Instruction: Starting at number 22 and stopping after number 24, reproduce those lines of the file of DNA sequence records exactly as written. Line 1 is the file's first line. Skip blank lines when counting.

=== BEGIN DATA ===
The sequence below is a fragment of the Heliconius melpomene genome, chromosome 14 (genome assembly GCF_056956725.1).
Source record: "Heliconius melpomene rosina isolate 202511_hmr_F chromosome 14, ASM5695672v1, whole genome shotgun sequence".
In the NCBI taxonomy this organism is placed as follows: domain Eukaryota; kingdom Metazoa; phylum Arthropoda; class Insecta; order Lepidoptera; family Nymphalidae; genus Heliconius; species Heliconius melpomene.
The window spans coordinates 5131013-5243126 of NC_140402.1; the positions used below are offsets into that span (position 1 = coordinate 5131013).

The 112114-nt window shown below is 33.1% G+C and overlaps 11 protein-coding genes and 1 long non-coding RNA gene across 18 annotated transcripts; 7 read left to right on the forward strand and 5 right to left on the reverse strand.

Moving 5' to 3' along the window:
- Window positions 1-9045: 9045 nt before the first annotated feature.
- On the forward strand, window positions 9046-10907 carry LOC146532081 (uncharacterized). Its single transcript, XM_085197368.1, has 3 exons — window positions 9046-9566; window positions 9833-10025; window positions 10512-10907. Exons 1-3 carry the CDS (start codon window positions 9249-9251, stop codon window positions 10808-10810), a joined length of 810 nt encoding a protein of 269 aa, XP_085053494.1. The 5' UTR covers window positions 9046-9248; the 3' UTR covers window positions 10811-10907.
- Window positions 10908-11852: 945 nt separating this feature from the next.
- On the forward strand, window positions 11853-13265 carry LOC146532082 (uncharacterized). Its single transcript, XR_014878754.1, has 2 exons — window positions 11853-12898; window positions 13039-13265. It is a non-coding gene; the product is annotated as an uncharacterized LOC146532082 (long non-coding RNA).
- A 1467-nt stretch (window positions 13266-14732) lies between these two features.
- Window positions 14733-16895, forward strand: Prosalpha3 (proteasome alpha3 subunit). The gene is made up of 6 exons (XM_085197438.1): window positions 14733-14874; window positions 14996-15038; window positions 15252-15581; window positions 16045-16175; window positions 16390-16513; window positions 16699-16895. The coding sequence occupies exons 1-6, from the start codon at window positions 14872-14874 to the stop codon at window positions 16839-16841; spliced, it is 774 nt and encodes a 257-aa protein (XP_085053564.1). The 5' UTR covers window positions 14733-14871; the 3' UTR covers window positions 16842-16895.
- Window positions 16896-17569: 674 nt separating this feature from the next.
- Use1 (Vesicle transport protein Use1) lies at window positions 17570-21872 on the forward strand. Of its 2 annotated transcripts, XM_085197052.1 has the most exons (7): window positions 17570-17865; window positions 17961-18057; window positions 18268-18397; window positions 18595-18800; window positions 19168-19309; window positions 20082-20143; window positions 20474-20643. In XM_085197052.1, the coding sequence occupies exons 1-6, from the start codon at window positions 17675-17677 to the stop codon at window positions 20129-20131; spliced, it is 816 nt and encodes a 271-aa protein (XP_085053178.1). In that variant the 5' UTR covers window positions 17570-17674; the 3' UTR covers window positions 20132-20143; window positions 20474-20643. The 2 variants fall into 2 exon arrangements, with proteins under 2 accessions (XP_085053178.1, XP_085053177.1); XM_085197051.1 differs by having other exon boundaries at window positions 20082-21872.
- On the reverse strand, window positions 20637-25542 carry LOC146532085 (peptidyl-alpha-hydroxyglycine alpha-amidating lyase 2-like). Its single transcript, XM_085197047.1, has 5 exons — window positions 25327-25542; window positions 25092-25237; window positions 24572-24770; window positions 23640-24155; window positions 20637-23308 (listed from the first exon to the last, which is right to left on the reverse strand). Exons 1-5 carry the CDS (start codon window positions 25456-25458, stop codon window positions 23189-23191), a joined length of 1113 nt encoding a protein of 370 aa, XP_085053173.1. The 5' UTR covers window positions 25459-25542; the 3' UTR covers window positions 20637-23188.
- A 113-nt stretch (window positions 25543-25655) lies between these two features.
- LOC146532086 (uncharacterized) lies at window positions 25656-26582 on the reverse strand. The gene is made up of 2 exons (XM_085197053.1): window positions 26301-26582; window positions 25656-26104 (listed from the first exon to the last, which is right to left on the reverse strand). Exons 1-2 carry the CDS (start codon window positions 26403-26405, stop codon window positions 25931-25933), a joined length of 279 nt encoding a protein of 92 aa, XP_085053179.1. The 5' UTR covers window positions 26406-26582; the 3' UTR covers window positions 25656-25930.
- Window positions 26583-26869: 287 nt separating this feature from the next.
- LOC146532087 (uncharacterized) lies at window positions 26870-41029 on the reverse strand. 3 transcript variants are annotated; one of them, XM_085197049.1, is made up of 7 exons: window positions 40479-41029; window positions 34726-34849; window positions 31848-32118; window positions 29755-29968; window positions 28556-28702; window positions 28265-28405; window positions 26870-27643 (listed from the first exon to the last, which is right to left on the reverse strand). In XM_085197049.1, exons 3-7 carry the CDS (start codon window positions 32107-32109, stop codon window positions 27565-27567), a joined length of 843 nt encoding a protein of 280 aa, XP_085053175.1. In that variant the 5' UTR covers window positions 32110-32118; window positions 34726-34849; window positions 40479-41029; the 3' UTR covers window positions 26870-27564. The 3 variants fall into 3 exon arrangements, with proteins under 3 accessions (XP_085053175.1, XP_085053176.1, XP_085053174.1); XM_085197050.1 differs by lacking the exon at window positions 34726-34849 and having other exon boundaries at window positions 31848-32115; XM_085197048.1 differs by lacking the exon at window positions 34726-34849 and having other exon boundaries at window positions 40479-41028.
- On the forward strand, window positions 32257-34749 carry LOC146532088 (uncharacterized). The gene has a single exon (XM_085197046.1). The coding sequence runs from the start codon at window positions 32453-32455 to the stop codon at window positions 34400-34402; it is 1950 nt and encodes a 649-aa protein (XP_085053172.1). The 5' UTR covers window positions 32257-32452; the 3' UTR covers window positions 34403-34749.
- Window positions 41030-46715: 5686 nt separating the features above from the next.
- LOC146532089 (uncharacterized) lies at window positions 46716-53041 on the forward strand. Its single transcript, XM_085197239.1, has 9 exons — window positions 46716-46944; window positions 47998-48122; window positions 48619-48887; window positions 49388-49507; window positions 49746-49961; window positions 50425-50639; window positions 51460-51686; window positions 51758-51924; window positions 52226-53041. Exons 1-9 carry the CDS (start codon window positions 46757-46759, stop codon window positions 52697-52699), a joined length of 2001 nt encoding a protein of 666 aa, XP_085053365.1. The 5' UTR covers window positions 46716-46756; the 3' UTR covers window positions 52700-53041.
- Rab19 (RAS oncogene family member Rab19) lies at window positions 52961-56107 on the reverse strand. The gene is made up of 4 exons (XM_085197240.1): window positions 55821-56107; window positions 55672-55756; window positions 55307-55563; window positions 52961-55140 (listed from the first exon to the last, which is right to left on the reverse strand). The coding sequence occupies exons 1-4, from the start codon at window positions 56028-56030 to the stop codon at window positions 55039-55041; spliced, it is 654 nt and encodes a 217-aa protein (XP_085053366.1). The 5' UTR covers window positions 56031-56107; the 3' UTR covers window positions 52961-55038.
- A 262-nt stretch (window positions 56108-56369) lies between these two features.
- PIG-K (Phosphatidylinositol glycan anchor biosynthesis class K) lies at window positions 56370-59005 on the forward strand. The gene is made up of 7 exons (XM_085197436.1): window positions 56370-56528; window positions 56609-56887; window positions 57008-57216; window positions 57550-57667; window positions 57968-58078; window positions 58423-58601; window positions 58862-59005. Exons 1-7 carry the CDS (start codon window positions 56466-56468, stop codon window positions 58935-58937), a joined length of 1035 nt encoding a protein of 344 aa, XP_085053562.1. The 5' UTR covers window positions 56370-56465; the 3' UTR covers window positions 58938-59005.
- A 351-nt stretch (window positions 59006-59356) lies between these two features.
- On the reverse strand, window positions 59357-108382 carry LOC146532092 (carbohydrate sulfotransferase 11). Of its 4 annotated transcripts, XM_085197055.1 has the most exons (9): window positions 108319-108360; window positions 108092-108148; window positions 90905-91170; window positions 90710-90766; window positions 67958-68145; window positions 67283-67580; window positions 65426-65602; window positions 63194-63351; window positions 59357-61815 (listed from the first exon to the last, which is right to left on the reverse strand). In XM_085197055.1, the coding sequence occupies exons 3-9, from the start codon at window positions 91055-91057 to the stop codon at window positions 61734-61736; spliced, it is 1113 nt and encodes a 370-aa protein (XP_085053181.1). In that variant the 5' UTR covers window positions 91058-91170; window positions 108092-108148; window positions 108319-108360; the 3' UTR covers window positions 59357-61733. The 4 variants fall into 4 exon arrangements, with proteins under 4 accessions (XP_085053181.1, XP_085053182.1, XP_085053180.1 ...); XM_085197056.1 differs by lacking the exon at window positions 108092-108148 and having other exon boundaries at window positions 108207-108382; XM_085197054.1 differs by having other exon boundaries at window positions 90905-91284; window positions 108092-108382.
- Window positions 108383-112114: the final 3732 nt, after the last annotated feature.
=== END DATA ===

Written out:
- LOC146532089 (uncharacterized) lies at window positions 46716-53041 on the forward strand. Its single transcript, XM_085197239.1, has 9 exons — window positions 46716-46944; window positions 47998-48122; window positions 48619-48887; window positions 49388-49507; window positions 49746-49961; window positions 50425-50639; window positions 51460-51686; window positions 51758-51924; window positions 52226-53041. Exons 1-9 carry the CDS (start codon window positions 46757-46759, stop codon window positions 52697-52699), a joined length of 2001 nt encoding a protein of 666 aa, XP_085053365.1. The 5' UTR covers window positions 46716-46756; the 3' UTR covers window positions 52700-53041.
- Rab19 (RAS oncogene family member Rab19) lies at window positions 52961-56107 on the reverse strand. The gene is made up of 4 exons (XM_085197240.1): window positions 55821-56107; window positions 55672-55756; window positions 55307-55563; window positions 52961-55140 (listed from the first exon to the last, which is right to left on the reverse strand). The coding sequence occupies exons 1-4, from the start codon at window positions 56028-56030 to the stop codon at window positions 55039-55041; spliced, it is 654 nt and encodes a 217-aa protein (XP_085053366.1). The 5' UTR covers window positions 56031-56107; the 3' UTR covers window positions 52961-55038.
- A 262-nt stretch (window positions 56108-56369) lies between these two features.